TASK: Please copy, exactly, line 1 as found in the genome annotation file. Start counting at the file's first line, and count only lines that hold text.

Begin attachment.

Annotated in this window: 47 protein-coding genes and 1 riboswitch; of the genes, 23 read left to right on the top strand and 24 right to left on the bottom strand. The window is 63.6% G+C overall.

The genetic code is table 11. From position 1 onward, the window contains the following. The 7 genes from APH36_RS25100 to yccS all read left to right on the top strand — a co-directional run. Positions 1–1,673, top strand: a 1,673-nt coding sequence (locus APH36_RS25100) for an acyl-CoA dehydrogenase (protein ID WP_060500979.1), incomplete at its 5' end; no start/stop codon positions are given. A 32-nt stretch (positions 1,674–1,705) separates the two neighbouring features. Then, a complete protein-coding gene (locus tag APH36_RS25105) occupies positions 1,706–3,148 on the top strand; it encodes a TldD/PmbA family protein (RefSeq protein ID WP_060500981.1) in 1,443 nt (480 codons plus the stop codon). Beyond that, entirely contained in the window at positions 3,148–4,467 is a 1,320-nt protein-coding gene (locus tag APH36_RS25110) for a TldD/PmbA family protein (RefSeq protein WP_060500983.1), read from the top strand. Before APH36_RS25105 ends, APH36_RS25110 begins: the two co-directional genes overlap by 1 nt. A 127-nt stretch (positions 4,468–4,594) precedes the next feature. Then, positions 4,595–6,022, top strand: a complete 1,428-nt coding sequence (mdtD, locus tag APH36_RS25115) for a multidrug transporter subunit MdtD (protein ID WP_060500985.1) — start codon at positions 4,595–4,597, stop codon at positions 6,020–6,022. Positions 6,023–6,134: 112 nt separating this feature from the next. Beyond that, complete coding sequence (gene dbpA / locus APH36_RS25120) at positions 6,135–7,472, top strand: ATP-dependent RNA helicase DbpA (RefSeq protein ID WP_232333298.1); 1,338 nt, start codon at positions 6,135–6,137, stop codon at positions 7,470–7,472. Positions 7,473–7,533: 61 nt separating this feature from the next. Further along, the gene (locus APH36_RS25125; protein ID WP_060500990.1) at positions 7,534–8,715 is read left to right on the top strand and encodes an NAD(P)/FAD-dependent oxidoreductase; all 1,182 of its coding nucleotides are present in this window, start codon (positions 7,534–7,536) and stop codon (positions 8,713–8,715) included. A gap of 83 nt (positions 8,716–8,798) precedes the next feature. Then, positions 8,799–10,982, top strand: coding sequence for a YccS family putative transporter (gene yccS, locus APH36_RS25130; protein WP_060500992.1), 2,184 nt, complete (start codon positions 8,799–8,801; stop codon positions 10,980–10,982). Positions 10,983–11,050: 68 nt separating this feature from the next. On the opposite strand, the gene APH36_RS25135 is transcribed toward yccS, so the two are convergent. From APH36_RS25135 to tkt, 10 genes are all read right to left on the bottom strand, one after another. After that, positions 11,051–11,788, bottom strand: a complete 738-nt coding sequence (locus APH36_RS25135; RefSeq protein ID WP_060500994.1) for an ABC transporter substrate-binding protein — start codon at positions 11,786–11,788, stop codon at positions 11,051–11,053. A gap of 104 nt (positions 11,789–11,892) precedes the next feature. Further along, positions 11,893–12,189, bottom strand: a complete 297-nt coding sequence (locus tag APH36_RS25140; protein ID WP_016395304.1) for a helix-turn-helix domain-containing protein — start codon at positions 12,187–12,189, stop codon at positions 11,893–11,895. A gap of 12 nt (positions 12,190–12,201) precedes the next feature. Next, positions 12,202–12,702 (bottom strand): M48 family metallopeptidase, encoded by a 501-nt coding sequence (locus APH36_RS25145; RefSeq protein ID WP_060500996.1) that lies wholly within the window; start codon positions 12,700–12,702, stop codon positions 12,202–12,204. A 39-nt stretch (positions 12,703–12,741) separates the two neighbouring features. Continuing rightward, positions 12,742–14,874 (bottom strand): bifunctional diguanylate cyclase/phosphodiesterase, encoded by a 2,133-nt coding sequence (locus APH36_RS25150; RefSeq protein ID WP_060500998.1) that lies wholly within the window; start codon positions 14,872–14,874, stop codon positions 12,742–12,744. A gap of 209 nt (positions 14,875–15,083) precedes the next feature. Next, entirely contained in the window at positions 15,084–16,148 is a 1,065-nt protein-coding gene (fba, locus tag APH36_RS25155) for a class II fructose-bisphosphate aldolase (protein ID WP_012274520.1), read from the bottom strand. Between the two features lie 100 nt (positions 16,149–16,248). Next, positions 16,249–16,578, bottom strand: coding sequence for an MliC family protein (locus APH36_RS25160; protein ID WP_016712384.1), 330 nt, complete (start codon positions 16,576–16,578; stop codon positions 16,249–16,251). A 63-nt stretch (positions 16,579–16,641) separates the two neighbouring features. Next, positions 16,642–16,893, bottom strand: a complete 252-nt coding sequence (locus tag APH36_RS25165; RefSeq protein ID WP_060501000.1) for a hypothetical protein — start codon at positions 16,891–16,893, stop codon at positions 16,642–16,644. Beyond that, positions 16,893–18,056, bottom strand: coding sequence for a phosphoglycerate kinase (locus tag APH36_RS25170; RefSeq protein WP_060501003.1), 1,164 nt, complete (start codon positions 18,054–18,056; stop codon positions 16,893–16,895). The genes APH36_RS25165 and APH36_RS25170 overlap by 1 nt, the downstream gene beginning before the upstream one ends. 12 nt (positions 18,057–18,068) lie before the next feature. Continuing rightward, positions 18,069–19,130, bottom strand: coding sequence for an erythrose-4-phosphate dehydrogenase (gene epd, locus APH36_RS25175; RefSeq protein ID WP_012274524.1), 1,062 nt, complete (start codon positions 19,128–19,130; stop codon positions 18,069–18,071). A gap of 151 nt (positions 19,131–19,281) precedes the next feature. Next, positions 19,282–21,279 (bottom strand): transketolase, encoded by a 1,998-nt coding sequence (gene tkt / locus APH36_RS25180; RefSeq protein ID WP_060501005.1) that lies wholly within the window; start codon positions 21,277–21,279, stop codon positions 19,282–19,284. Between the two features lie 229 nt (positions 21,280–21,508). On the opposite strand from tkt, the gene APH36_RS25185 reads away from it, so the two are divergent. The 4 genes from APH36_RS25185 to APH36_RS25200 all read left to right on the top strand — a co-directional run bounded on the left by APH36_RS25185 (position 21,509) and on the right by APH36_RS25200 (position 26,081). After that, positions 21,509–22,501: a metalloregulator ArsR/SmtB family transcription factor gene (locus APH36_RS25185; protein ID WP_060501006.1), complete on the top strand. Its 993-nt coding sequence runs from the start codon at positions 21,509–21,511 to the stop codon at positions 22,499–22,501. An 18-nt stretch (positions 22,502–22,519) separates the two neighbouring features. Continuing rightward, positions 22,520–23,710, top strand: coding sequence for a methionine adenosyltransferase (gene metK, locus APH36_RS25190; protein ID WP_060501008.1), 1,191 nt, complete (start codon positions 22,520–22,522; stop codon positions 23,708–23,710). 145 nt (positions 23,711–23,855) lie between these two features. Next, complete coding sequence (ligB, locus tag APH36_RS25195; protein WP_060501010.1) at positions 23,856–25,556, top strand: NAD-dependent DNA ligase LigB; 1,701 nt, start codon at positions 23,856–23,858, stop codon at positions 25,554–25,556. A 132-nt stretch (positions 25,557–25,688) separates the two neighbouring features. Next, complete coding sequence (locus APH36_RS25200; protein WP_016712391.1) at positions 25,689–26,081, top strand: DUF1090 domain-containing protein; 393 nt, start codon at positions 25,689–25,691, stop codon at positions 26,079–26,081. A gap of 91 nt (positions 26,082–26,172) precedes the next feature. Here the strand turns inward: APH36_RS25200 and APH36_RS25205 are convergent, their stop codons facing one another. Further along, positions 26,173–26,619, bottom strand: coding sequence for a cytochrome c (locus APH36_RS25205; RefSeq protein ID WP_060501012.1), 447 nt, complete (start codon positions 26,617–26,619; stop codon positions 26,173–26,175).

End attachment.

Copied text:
Annotated in this window: 47 protein-coding genes and 1 riboswitch; of the genes, 23 read left to right on the top strand and 24 right to left on the bottom strand. The window is 63.6% G+C overall.